Mick Foley Recalls Struggle to Contact Daffney Unger as She Dies Aged 46

Wrestling legend Mick Foley has paid tribute to his friend Daffney Unger in a touching post, following her sudden death at the age of 46.

While a cause of death has yet to be revealed, Unger, real name Shannon Spruill, sparked widespread concern on Wednesday night, when she spoke of harming herself during an Instagram Live session.

In an unsettling video shared on Twitter, Unger—affectionately known to fans as the "Scream Queen"—was seen hysterically crying as she said: "Do you guys not understand that I am all alone? Do you not understand that?"

Several hours after Unger's death was confirmed on Thursday by her "absolutely heartbroken" mother, Jean Tookey Spruill, former WWE star Foley took to Facebook to share a poignant tribute dedicated to the star, entitled "REMEMBERING DAFFNEY."

Recalling the distressing video shared on Wednesday night, he wrote: "Once I became aware of the video, I did what I could to reach out to her – but like everyone else who tried calling, my attempt went straight to voicemail.

"I heard from several of her friends who told me they too were unable to reach her. Today, I woke to the terrible news that Daffney was no longer with us."

"It's a dark day for anyone who saw Daffney in WCW from 1999–2001, in Impact from 2009-2011, or on any independent events that were fortunate enough to have her," he went on. "Daff was a breath of fresh air, an original, with a unique look and persona that was far ahead of her time.

"Her work with crowbar and David Flair in WCW was so much fun to watch, and when she arrived in Impact, I felt she was truly one of the most intriguing characters in the business.

"She was able to get her foot in the door with the 'Governor' character, a take off on former Alaska governor Sarah Palin, but eventually, had a chance to shine in her own indelible way—as Daffney, the scream queen, with the look commentator Tazz labeled 'Zombie hot.'"

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"It's really important that we try to learn from her death—coming just a little over two years since Ashley Massaro took her own life," Foley noted. "In the aftermath of that tragedy, the WWE women banded together and promised to be there for each other and support each other should any of them fall into despair.

"I know Daffney had some really good friends, people who really cared about her—who would have done their very best to help her, had they known just how much she was hurting... In the tiny little bit I saw last night's video, I heard Daffney talking about being all alone. Had she only known that she was not completely alone, that there was help out there, and people loved her, she might still be with us.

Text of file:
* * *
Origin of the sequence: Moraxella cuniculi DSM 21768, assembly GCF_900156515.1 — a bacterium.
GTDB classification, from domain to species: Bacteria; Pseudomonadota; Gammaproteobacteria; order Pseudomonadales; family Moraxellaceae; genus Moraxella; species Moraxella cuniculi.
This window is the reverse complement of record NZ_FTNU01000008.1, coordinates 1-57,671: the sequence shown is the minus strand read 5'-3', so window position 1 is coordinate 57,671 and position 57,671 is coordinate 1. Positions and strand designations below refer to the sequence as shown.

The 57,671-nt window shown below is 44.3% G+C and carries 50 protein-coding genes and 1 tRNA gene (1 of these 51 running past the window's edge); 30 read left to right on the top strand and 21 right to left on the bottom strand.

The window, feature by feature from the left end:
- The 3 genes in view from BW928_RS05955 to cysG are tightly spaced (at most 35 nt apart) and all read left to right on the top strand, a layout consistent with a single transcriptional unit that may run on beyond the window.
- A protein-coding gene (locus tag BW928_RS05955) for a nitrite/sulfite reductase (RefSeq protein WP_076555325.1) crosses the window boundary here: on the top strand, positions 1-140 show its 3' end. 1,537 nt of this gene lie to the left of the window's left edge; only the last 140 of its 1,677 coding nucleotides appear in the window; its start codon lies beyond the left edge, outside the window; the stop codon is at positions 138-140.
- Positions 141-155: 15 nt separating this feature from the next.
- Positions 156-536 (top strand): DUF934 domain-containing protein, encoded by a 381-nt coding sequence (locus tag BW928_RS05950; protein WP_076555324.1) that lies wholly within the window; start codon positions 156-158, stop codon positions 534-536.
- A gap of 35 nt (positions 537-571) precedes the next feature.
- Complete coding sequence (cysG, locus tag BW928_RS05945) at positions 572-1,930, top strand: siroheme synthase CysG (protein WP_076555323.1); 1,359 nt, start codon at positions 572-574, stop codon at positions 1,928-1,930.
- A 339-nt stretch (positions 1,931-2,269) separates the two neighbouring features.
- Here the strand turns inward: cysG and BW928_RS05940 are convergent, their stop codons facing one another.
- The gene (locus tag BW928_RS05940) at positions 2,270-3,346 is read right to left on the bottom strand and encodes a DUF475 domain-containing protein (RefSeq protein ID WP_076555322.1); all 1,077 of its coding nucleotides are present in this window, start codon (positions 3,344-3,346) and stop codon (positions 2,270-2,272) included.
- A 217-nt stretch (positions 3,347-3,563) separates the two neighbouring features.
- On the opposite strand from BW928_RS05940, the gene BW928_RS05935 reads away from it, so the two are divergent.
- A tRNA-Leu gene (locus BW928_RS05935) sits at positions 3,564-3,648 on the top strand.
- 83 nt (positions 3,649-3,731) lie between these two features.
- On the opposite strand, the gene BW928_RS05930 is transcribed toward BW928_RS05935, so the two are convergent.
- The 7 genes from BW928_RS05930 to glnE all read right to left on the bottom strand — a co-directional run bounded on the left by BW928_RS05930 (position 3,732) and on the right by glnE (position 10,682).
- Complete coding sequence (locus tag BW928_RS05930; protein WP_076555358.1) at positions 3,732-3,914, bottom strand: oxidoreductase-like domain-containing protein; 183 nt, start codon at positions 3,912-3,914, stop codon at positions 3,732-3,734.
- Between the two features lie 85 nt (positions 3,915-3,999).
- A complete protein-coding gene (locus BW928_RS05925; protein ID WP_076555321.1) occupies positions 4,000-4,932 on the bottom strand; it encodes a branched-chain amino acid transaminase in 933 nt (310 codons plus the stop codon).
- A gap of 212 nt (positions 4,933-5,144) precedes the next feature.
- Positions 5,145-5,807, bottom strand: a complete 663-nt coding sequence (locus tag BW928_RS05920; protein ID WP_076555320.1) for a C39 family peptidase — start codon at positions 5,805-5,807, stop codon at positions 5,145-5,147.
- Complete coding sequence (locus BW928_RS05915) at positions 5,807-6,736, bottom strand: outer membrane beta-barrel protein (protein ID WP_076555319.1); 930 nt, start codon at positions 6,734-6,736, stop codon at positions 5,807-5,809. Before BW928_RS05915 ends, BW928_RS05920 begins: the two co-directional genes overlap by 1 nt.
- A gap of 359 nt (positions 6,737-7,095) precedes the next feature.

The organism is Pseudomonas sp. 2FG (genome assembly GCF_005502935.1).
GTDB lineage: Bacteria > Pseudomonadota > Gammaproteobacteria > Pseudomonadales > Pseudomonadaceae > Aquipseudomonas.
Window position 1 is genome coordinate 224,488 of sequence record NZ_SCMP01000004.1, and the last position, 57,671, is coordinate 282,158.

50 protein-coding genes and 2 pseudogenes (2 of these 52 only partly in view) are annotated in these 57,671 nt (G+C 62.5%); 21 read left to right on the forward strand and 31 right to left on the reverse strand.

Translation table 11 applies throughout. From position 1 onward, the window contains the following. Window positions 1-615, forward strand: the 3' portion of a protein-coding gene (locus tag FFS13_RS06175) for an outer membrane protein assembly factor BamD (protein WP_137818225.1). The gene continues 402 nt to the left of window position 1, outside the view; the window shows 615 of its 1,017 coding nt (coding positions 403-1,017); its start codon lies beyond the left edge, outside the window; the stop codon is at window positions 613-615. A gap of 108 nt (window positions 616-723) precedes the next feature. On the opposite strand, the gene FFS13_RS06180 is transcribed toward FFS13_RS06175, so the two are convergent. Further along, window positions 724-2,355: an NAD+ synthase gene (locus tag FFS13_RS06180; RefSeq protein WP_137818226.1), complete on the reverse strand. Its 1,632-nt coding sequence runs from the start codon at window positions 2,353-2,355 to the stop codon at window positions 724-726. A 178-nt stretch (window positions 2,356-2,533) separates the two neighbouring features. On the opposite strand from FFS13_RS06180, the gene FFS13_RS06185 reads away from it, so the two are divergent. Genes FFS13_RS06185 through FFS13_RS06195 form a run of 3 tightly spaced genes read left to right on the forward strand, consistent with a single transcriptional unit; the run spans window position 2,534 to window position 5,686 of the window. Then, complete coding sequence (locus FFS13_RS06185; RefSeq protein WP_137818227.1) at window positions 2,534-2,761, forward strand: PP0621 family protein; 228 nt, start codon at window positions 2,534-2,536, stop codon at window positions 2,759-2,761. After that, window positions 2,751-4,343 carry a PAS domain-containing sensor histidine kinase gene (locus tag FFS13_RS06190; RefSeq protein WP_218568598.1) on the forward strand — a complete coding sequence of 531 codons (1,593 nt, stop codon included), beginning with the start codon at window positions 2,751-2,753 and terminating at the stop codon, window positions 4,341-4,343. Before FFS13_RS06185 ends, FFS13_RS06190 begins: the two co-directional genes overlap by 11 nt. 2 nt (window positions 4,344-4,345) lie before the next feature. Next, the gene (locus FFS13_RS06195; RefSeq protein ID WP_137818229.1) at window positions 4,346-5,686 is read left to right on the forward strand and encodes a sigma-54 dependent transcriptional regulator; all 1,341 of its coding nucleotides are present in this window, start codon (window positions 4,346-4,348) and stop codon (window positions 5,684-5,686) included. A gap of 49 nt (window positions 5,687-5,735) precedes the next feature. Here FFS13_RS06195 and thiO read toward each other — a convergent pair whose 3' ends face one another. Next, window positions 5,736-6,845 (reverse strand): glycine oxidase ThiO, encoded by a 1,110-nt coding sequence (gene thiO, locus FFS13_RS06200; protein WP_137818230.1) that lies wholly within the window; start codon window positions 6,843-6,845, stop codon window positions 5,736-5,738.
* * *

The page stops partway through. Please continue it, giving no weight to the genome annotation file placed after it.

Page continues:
"It's going to be very hard to think of Daffney without thinking of the incredibly sad way she left us. But I do hope that we will all do something to remember the way she lived, as well—not only the ingenuity and spirit with which he inhabited her character, but for the kindness and compassion she displayed to others."

Concluding his heartfelt post, Foley wrote: "May God Bless you, Shannon, and may you rest in peace. You were such an important figure in wrestling, ahead of your time, giving more to the wrestling business than it ever gave to you, inspiring others who didn't look like the women of the day to follow a path you helped pave. But you were more [than] a wrestler...you made miracles happen. #RIPDaffney."

After the video of Unger in distress was shared on Twitter, Foley wrote on the micro-blogging platform: "If anyone has a way of reaching Daffney Unger, or knows her address, please help out. She's in a bad personal place and is threatening to harm herself. My phone call went straight to voicemail."

On learning of her death the following day, he tweeted: "I'm so very sorry to learn of Daffney's passing. A terrible loss for her family, friends and wrestling. She was far ahead if her time in our business. #RIPDaffney If you're hurting and thinking of doing harm to yourself, please know that help is available. 800-273-8255."

Unger's friend and fellow pro wrestler Lexie Fyfe also shared her own tribute to the star, telling the New York Daily News: "I loved watching her perform. She was a born performer who was made for wrestling.

"When she had to retire due to injuries, she missed it immensely. She'll be missed as a performer, too, not just as a friend, but mostly as a friend."

Fyfe also told the publication of Unger: "This last act, I don't want it to define her. She would always want people to reach out for help and to check in on those they're worried about. We're going to miss her."

A statement on WWE's website read, in part: "Shortly after making a name for herself, Daffney made history in May of 2000 when she became only the second woman to hold the WCW Cruiserweight Championship.

"With her signature scream and ever-changing style, Daffney would go onto become a mainstay of the independent scene for more than two decades. WWE extends its condolences to Spruill's family, friends and fans."

If you have thoughts of suicide, confidential help is available for free at the National Suicide Prevention Lifeline. Call 1-800-273-8255. The line is available 24 hours every day.

Mick Foley pays tribute to Daffney Unger
(L-R) Wrestling legend Mick Foley has paid tribute to Daffney Unger, after her sudden death was announced on Thursday. Noam Galai/Getty Images